description "Connection-to-R04"

 no shutdown

!

interface E0/2

 description "Connection-to-R02"

 no shutdown

!

end

!

write

!



Note: The switch's interfaces are already in no shutdown state by default. Please shutdown all the unused interfaces using command "shutdown". Using interface range <> command, you can configure multiple interfaces at the same time. Save the devices configuration using "write" command.

SW01:

!

enable

configure terminal

hostname SW01

no ip domain-lookup

line console 0

 logging synchronous

 exit

enable secret CISCO

!

interface E0/0

 description "Connection-to-PC01"

!

interface E0/2

 description "Connection-to-R01"

!

interface E0/3

 description "Connection-to-R02"

!

interface range E0/1

 description "unused interface"

 shutdown

!

end

!

write

!



SW02:

!

enable

configure terminal

hostname SW02

no ip domain-lookup

line console 0

 logging synchronous

 exit

enable secret CISCO

!

interface E0/0

 description "Connection-to-SW03"

!

interface E0/1

 description "Connection-to-R01"

!

interface E0/2

 description "Connection-to-R02"

!

interface E0/3

 description "Connection-to-SW04"

!

interface E1/0

 description "Connection-to-SW04"

!

interface range E1/1-3

 description "unused interface"

 shutdown

!

end

!

write

!



SW03:

!

enable

configure terminal

hostname SW03

no ip domain-lookup

line console 0

 logging synchronous

 exit

enable secret CISCO

!

interface E0/0

 description "Connection-to-PC03"

!

interface E0/1

 description "Connection-to-SW02"

!

interface E0/2

 description "Connection-to-SW04"

!

interface E0/3

 description "Connection-to-R03"

!

interface E1/0

 description "Connection-to-PC"

!

interface E1/1

 description "Connection-to-SW04"

!

interface range E1/2-3

 description "unused interface"

 shutdown

!

end

!

write

!



SW04:

!

enable

configure terminal

hostname SW04

no ip domain-lookup

line console 0

 logging synchronous

 exit

enable secret CISCO

!

interface E0/0

 description "Connection-to-SW02"

!

interface E0/1

 description "Connection-to-R05"

!

interface E0/2

 description "Connection-to-SW03"

!

interface E1/0

 description "Connection-to-SW02"

!

interface E1/1

 description "Connection-to-SW03"

!

interface range E0/3, E1/2-3

 description "unused interface"

 shutdown

!

end

!

write

!



Use "show cdp neighbor" command on SW02, R05, and R04 to verify that these devices can recognize other connected Cisco devices as CDP neighbors.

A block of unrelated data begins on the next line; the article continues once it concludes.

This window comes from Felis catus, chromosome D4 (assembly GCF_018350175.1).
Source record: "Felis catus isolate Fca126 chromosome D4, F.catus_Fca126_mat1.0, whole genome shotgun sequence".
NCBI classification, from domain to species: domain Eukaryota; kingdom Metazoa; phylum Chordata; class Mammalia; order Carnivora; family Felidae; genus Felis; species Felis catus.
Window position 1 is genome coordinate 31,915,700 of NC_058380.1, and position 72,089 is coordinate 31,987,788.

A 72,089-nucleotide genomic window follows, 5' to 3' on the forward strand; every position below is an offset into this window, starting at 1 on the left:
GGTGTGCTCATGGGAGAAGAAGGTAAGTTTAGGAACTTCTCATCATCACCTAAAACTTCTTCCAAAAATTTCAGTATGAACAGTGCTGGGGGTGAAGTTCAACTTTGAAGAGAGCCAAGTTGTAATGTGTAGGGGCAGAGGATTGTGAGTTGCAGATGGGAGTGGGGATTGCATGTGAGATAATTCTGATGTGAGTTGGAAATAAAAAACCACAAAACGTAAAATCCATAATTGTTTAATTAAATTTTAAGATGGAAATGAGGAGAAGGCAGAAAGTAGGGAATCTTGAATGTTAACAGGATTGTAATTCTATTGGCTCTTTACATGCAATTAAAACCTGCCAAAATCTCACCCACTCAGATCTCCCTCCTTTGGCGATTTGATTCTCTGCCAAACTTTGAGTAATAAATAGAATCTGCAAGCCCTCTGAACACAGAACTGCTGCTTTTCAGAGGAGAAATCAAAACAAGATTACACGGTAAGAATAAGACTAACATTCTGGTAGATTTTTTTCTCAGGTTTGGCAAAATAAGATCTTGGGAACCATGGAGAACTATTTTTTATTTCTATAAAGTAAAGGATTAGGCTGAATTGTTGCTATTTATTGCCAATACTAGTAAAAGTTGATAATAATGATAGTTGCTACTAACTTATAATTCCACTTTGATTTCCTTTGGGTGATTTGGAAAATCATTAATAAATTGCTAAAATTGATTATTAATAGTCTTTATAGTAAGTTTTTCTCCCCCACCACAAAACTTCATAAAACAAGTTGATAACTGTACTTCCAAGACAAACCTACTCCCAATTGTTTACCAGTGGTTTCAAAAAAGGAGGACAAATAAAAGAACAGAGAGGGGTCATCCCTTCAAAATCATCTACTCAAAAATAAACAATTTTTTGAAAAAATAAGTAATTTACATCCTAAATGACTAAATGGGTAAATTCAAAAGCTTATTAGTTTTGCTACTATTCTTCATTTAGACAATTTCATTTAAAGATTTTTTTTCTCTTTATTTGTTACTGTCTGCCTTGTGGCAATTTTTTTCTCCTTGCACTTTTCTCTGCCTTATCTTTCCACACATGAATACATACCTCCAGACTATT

Note: Now whenever you login to any device, you have to first use enable command for privileged mode and it will then also ask for password (which you previously configured as "CISCO")
Here in the output Device IDs are the neighbors, Local Interface are this device interfaces and Port IDs are the neighbor devices interfaces on which this device is connected. 

SW02:

In the output above SW02 is connected to R01, R02, SW03 and SW04 on interfaces E0/1, E0/2, E0/0 and E0/3 & E1/0 respectively.

R05:


In the output above R05 is connected to R04 and SW04 on interfaces E0/0 and E0/2 respectively.

R04:

In the output above R04 is connected to R03 and R05 on interfaces E0/1, E0/0 respectively.

Now configure devices R01 and R03 to allow inbound Telnet connections and authenticated them against a preconfigured password of "CISCO". This will be configured in vty line, there are 5 lines in these routers i.e., 0-4 (in high end devices there are 15 lines) meaning 5 users can login to this device at the same time.

Note: By default, telnet is allowed, and any user (who has this device password) can telnet to this device.

Now onwards, it will be assumed that you are already logged into the devices and have entered the enable password.

R01 and R03:

!

configure terminal

!

line vty 0 4

 transport input telnet

 password CISCO

 exit

!

end

!

write

!




Configure R02 and R05 to allow inbound SSH (version 2) connections, authenticated using the username "admin" and a password of "CISCO" at Privilege Level 15

Note: By default, SSH is not allowed in many low-end or old devices so first need to enable SSH on these devices as follows

Note: When generating rsa key, select 1024-bit long key

R02 and R05:

!

configure terminal

!

ip domain-name cisco.com

!

crypto key generate rsa

!

ip ssh version 2

!

end

!

write

!




Now similar to allowing telnet under vty lines in the previous scenario, in this case allow ssh as follows, remember here username and password is to be configured at privileged level 15 instead of under vty line. This needs to specify under vty line that local password will be used using command "login local".